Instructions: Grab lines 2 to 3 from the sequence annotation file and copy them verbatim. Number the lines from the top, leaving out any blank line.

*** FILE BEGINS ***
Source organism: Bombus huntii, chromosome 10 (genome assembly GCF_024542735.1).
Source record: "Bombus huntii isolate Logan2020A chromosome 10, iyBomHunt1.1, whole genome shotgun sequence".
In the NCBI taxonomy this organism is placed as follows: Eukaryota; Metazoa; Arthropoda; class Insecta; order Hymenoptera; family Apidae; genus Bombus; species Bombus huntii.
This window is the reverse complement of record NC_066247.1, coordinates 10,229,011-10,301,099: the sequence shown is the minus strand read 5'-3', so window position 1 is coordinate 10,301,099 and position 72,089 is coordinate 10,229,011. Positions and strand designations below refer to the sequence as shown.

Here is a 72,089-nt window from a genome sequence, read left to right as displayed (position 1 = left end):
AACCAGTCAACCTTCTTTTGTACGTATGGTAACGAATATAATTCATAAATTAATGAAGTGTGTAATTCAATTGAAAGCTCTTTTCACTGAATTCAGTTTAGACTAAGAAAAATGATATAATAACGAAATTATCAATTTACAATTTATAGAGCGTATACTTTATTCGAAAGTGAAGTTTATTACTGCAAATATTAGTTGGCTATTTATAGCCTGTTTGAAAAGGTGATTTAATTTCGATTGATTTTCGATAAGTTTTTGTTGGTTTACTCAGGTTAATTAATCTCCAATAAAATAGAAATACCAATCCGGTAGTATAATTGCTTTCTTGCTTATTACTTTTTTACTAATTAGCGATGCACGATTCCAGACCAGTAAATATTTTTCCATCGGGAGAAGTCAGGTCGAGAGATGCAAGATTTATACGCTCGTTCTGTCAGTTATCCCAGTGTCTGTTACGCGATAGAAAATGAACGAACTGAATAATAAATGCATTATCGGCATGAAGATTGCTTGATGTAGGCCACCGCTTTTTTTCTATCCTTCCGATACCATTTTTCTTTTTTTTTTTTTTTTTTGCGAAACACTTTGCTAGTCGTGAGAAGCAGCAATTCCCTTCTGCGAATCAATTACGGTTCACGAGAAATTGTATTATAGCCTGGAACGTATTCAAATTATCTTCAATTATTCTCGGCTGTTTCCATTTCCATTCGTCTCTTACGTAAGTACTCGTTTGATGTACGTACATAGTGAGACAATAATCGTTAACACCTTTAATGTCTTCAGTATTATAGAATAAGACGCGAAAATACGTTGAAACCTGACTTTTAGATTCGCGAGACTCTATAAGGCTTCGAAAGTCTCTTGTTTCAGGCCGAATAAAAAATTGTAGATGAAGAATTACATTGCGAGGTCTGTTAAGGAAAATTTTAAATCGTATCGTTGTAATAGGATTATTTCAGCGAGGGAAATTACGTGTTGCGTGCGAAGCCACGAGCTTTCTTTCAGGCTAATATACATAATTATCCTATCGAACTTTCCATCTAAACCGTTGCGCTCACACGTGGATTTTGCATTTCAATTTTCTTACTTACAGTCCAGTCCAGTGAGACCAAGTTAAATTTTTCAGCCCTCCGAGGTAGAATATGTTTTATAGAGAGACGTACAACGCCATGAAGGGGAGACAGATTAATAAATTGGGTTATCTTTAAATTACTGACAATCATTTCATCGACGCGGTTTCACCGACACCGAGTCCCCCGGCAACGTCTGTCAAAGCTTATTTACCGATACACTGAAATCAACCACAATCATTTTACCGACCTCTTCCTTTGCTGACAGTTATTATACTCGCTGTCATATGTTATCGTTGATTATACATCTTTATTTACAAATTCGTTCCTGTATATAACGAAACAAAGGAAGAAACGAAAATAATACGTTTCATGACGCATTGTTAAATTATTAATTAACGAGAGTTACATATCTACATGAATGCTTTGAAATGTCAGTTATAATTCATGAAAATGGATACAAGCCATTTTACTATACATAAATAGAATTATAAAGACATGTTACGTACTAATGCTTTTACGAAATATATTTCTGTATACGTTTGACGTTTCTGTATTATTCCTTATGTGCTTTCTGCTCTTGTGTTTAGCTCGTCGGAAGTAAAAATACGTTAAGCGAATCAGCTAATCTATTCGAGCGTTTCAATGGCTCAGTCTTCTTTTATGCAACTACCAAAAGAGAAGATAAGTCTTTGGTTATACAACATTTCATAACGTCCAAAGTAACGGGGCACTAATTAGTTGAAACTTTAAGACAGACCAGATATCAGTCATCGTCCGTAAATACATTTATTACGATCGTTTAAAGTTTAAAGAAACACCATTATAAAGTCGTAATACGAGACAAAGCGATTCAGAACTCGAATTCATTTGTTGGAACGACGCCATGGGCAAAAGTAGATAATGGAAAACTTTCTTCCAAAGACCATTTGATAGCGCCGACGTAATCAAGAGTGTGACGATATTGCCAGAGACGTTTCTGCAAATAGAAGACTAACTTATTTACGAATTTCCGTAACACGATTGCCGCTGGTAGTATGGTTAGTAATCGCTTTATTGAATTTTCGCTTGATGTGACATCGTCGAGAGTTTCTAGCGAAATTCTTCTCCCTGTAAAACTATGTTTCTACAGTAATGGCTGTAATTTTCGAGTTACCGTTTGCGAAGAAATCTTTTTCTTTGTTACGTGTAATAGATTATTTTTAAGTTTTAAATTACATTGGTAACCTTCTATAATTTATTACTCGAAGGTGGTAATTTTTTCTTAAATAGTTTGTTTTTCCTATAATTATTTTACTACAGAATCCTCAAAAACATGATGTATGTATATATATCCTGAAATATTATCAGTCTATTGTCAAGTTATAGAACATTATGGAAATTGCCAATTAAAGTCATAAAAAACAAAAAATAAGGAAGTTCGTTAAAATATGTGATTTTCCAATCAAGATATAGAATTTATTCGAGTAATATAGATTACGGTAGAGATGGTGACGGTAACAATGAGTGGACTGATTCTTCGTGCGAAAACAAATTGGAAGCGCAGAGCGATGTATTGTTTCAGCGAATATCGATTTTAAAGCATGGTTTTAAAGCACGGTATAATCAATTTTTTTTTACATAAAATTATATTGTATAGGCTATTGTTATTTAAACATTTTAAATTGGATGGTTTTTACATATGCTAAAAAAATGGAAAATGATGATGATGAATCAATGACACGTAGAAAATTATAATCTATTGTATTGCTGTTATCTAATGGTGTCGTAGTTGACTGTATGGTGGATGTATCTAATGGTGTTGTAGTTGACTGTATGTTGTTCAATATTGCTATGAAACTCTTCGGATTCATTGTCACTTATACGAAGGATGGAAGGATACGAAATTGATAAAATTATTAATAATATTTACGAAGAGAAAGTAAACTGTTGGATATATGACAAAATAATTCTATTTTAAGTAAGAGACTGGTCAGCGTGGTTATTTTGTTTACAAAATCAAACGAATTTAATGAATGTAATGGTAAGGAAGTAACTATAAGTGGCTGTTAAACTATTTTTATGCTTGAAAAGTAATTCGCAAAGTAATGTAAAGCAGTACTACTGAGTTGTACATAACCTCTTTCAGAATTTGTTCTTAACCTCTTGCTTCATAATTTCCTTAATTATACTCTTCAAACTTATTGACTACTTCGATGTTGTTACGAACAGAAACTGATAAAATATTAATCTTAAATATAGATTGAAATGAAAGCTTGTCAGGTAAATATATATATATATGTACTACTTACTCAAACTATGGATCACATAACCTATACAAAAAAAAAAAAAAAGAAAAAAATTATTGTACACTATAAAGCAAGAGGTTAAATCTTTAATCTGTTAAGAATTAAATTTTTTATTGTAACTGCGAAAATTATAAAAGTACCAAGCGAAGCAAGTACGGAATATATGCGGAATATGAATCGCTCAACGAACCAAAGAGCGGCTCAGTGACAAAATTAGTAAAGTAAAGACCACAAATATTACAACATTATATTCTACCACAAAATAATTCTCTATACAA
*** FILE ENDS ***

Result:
Source record: "Bombus huntii isolate Logan2020A chromosome 10, iyBomHunt1.1, whole genome shotgun sequence".
In the NCBI taxonomy this organism is placed as follows: Eukaryota; Metazoa; Arthropoda; class Insecta; order Hymenoptera; family Apidae; genus Bombus; species Bombus huntii.